After removal of the sheath 4 and the catheter-like element 3, the artificial tunica-intima 2 can be joined to the blood vessel wall near the incision, preferably by means of stitches. However as shown in FIG. 7 another possibility to secure the artificial tunica-intima in position within the blood vessel is to equip the artificial tunica-intima with a further coil of memory metal so that the both ends of the artificial section of tunica-intima are forced against blood vessel wall.

After a period of time the artificial tunica-intima grows onto the original blood vessel wall.

It will be obvious that during sterilisation, before introduction of the assembly, the memory metal coil should be temporarily held in its small diameter state, by means of for instance a collar, so that it does not assume its preprogrammed expanded form at this stage.

A further embodiment of the present invention is shown in FIGS. 8 and 9.

In this embodiment 20, the length of preprogrammed memory metal, is replaced by a section of gauze-like material 21 (FIGS. 8 and 9), enclosed within an end section 22 of the artificial tunica-intima.

The end section 22 and artificial intima-tunica are pushed over an expandible balloon 23 and a protective sheath, not shown, is brought thereover. Following introduction, the sheath is removed and the balloon 23 expanded to force the end section 22 against the wall of the blood vessel, whereby it is held in position by the stent 21, to affix with the blood vessel wall. Blood pressure forces the length of unsupported artificial intima-tunica to affix with the blood vessel wall as in the first embodiment. Following positioning, the balloon 23 is removed.

This stent 21 is preferably made from stainless steel.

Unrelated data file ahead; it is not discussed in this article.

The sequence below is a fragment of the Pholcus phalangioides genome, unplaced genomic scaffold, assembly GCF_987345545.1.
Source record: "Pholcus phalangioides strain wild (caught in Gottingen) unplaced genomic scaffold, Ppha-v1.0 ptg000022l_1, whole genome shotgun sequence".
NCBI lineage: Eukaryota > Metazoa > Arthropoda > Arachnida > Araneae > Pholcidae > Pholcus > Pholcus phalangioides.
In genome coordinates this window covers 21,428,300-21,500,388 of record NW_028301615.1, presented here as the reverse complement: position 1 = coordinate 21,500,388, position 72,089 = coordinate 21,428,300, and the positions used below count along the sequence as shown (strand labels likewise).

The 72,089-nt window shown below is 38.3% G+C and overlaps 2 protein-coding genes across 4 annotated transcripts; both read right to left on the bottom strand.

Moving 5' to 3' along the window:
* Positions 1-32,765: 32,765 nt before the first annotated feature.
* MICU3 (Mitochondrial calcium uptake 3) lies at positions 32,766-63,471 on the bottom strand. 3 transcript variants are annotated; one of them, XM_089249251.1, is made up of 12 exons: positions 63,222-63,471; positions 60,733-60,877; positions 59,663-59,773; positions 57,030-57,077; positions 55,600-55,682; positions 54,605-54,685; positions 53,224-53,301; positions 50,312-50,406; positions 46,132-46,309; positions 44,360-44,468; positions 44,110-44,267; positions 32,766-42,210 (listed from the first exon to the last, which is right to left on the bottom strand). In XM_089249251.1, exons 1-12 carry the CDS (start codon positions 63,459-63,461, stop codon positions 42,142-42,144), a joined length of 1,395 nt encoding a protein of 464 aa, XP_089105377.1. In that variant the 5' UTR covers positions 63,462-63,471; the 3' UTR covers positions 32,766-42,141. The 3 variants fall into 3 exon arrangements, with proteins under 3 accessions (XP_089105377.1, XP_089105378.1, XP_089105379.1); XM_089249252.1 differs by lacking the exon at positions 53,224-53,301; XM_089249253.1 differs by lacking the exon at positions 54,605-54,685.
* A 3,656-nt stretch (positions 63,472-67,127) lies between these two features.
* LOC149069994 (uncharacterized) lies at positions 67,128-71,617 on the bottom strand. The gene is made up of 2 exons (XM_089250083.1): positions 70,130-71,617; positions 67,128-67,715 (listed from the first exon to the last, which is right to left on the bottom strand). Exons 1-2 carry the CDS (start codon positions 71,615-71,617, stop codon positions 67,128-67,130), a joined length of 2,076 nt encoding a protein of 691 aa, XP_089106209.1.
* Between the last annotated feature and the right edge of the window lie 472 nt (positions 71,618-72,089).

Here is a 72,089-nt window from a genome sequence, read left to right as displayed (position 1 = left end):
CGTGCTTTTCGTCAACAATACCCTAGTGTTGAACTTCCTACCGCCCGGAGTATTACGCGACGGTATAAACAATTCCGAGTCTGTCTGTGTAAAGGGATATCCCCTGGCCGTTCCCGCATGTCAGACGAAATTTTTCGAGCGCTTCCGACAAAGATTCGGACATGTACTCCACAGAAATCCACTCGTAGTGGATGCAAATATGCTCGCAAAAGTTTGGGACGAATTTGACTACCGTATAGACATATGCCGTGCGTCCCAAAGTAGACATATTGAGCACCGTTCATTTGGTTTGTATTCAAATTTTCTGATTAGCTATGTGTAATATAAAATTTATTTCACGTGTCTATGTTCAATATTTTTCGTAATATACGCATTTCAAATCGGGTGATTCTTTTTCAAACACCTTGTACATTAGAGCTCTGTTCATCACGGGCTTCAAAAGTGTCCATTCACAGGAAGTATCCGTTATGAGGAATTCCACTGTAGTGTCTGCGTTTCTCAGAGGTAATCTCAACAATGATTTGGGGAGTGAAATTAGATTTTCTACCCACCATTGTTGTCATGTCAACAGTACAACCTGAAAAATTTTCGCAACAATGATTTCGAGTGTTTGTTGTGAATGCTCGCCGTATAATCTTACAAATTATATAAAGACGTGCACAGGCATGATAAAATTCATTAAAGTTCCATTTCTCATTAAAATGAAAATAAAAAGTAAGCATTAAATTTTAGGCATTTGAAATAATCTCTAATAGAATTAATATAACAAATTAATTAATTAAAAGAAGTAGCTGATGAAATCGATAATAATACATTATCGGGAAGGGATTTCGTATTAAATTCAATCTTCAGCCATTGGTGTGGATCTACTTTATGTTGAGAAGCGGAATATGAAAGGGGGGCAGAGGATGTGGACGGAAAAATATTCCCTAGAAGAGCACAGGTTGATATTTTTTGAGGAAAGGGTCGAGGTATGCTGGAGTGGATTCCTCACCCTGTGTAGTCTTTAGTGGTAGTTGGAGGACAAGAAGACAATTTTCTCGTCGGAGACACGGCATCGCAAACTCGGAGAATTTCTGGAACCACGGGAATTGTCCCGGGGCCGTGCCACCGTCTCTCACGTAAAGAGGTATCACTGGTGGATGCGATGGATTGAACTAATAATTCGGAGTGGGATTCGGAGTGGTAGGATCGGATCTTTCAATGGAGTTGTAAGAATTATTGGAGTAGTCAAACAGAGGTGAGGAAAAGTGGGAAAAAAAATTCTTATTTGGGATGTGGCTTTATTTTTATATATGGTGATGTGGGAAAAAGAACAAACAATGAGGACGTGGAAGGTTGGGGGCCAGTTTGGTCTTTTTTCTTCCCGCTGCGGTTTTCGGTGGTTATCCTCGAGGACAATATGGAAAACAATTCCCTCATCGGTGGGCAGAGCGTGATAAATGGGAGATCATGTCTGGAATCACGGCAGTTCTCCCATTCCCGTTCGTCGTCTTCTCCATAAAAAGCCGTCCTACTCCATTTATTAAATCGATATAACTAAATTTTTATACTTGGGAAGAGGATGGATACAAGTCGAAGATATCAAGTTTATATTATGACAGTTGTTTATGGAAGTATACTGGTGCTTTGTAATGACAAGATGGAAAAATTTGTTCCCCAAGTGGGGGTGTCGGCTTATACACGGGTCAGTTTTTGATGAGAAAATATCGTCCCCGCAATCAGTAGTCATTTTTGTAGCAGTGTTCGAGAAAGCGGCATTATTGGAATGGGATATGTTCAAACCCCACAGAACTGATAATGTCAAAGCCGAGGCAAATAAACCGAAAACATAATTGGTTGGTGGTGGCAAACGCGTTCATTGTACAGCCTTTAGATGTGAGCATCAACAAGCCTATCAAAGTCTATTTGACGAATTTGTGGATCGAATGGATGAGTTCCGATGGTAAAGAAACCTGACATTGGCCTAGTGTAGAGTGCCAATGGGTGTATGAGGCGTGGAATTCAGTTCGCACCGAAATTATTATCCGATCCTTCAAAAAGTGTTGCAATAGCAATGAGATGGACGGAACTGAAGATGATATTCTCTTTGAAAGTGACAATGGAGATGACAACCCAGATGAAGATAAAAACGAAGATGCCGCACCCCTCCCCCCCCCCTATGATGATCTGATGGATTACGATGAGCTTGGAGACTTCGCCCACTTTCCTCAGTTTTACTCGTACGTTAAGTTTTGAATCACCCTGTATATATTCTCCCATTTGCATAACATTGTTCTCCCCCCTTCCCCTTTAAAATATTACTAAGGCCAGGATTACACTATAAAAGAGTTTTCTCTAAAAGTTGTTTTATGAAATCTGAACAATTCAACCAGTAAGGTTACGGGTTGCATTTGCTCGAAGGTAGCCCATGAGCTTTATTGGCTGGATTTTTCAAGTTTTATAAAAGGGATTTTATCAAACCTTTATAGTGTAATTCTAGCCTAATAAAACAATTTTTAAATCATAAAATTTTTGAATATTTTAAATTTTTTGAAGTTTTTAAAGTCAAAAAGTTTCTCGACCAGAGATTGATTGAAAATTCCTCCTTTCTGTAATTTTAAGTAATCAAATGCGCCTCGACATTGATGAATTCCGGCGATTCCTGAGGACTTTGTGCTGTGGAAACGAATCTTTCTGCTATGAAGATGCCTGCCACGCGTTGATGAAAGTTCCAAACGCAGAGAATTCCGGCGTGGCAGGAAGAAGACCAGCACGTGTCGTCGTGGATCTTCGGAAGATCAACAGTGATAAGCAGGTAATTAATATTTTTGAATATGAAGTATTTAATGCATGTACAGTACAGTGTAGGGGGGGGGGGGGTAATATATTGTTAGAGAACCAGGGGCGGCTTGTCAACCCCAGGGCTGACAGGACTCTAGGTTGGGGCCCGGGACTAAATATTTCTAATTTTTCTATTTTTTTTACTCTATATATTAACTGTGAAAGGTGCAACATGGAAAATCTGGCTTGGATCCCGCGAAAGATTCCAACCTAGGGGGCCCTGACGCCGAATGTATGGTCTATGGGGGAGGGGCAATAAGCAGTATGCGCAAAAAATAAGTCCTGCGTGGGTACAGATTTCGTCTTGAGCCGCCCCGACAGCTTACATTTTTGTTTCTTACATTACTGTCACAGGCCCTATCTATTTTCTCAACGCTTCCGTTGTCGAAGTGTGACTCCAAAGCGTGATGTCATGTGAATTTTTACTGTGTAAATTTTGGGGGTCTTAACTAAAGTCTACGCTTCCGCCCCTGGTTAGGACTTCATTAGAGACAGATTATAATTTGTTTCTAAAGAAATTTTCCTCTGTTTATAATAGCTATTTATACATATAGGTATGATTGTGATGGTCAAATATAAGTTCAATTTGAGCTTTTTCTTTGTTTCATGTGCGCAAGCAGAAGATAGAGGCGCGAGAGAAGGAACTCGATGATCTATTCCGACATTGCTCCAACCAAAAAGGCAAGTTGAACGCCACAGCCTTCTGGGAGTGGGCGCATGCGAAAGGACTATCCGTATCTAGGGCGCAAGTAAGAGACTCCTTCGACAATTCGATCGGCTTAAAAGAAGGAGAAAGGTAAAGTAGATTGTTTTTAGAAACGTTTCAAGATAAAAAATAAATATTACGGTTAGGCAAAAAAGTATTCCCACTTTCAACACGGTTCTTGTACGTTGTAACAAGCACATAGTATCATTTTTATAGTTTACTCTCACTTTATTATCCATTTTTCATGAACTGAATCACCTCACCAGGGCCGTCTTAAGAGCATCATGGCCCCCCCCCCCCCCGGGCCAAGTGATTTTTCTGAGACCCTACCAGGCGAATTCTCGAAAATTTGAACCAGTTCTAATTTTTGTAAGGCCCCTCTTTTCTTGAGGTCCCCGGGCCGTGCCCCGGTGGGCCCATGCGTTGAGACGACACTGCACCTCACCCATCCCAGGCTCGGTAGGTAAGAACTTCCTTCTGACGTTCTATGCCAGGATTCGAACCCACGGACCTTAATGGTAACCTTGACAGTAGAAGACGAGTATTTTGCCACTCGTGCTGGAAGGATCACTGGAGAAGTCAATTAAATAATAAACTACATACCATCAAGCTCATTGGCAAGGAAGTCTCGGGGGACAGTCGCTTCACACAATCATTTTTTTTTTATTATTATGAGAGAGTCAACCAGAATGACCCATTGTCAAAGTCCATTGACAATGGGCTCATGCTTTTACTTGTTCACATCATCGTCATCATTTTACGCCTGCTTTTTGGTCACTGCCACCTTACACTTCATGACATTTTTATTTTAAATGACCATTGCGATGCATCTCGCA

The artificial tunica-intima is required to be supple, and have elastic and anti-thrombogenic qualities and is preferably porous, in order to mimic the qualities of the tunica-intima. A suitable material herefor is polytetrafluorethylene made by Dacron.

The material for the artificial tunica-intima can be supplied with endothelial cells in order to further enhance its working as a tunica-intima.

Although the present invention refers to the introduction and placing of an artificial intima tunica, intima tunicas from the patient self and from donors may be introduced and arranged in position according to the present invention.

The present invention thus yields a simple yet efficient introduction of a new artificial inner blood vessel layer, which can be carried out in a short time and with a minimum of discomfort to the patient.

The present invention is not limited to the hereabove described and illustrated embodiments, rather within the range of the following claims, a large number of modifications and variations are conceivable.

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Referenced by
Citing PatentFiling datePublication dateApplicantTitle
US6162244 *Mar 27, 1997Dec 19, 2000Willy Ruesch AgLayered stent
US6241745Jun 26, 2000Jun 5, 2001David RosenthalApparatus and method for performing an endarterectomy
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US6592616Apr 28, 2000Jul 15, 2003Advanced Cardiovascular Systems, Inc.System and device for minimizing embolic risk during an interventional procedure
US6887267Jan 29, 2002May 3, 2005Aesculap Ag & Co. KgInsertion catheter for vascular prosthesis
US7732400Aug 20, 2007Jun 8, 2010The Trustees Of Columbia University In The City Of New YorkMethod for inhibiting new tissue growth in blood vessels in a patient subjected to blood vessel injury
US8133866Jun 7, 2010Mar 13, 2012The Trustees Of Columbia University In The City Of New YorkMethod for inhibiting new tissue growth in blood vessels in a patient subjected to blood vessel injury
US8740961Jun 10, 2010Jun 3, 2014Richard Eustis Fulton, IIIMethod for treating a target site in a vascular body channel
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Classifications
U.S. Classification128/898, 623/1.13
International ClassificationA61F2/958, A61F2/95, A61F2/07, A61F2/89, A61F2/06, A61B5/022, A61B5/021
Cooperative ClassificationA61F2002/072, A61B5/021, A61F2/95, A61B5/02233, A61F2/064, A61F2/06, A61F2/958, A61F2002/075, A61F2/07, A61F2/89
European ClassificationA61F2/95, A61F2/07, A61F2/958, A61B5/021, A61B5/022D